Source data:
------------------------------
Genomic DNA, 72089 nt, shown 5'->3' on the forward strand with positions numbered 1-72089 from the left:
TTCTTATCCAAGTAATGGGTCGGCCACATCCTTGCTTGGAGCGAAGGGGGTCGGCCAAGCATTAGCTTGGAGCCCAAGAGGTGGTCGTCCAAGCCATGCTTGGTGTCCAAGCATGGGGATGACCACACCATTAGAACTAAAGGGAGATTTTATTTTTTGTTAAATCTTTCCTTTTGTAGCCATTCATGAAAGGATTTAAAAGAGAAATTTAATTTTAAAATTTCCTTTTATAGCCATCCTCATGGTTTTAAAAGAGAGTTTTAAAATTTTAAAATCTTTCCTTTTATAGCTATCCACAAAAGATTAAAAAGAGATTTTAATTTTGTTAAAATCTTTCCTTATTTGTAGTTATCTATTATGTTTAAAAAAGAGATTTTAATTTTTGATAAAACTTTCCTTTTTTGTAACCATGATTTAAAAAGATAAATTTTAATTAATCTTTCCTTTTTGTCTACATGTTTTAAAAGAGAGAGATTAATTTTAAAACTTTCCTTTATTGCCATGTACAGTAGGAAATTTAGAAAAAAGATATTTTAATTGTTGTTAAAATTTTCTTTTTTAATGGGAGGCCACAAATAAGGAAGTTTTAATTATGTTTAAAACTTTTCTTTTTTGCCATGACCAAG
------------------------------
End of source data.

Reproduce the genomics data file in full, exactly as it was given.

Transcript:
Genomic DNA, 72089 nt, shown 5'->3' on the forward strand with positions numbered 1-72089 from the left:
TTCTTATCCAAGTAATGGGTCGGCCACATCCTTGCTTGGAGCGAAGGGGGTCGGCCAAGCATTAGCTTGGAGCCCAAGAGGTGGTCGTCCAAGCCATGCTTGGTGTCCAAGCATGGGGATGACCACACCATTAGAACTAAAGGGAGATTTTATTTTTTGTTAAATCTTTCCTTTTGTAGCCATTCATGAAAGGATTTAAAAGAGAAATTTAATTTTAAAATTTCCTTTTATAGCCATCCTCATGGTTTTAAAAGAGAGTTTTAAAATTTTAAAATCTTTCCTTTTATAGCTATCCACAAAAGATTAAAAAGAGATTTTAATTTTGTTAAAATCTTTCCTTATTTGTAGTTATCTATTATGTTTAAAAAAGAGATTTTAATTTTTGATAAAACTTTCCTTTTTTGTAACCATGATTTAAAAAGATAAATTTTAATTAATCTTTCCTTTTTGTCTACATGTTTTAAAAGAGAGAGATTAATTTTAAAACTTTCCTTTATTGCCATGTACAGTAGGAAATTTAGAAAAAAGATATTTTAATTGTTGTTAAAATTTTCTTTTTTAATGGGAGGCCACAAATAAGGAAGTTTTAATTATGTTTAAAACTTTTCTTTTTTGCCATGACCAAG